A New Angle on Anxiety
Clinical anxiety affects up to 30 percent of Americans who are in great need of better treatments with fewer side effects. A study from Boston Children’s Hospital finds that certain neurons in the hypothalamus play a central, previously unknown role in triggering anxiety. Targeting them, rather than the whole brain, could potentially provide a more effective treatment for anxiety and perhaps other psychiatric disorders. Experiments in mice showed that blocking the stress hormone corticotropin-releasing hormone (CRH) selectively in this group of neurons erased the animals’ natural fears. Mice with the deletion readily walked elevated gangplanks, explored brightly lit areas and approached novel objects – things normal mice would avoid. To read more, click here.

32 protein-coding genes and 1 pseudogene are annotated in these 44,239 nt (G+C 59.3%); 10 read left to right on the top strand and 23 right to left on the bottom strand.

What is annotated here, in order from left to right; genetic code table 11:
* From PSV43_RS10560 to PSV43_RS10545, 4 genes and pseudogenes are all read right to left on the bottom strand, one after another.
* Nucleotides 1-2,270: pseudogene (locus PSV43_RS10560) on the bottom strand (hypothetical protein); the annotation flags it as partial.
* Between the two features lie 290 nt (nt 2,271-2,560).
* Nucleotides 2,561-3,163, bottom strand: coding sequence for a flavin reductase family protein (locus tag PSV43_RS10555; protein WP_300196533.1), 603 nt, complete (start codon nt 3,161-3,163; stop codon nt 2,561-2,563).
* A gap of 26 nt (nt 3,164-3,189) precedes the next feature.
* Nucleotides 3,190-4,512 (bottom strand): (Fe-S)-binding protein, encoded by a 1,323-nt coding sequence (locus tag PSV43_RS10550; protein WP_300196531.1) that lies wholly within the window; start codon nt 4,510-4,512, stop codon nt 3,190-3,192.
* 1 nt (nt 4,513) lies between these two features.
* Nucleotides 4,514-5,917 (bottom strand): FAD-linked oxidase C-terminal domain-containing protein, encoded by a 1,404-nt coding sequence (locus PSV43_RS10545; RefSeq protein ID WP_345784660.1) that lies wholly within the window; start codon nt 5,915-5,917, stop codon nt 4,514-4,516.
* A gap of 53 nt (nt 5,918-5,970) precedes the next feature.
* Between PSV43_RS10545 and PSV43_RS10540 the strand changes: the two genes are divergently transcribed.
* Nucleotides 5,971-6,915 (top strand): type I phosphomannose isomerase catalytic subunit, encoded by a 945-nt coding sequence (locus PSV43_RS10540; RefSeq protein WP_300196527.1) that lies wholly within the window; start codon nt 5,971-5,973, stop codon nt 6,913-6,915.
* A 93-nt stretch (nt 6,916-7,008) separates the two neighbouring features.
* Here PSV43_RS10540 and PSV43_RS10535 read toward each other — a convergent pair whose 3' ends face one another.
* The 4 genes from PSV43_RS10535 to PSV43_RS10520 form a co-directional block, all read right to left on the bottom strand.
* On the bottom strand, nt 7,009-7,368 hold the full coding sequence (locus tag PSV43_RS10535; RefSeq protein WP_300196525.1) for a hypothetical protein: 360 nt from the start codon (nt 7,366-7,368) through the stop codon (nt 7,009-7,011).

2017 AANS/CNS Section on Pediatric Neurological Surgery
Nov. 28-Dec. 1, 2017; Houston
2nd Homburg ICP and Hydrocephalus Workshop
Nov. 28-30, 2017; Germany
22nd Instructional Course and 45th Annual Meeting of the Cervical Spine Research Society
Nov. 29, 2017 - Dec. 2, 2017; Hollywood, Fla.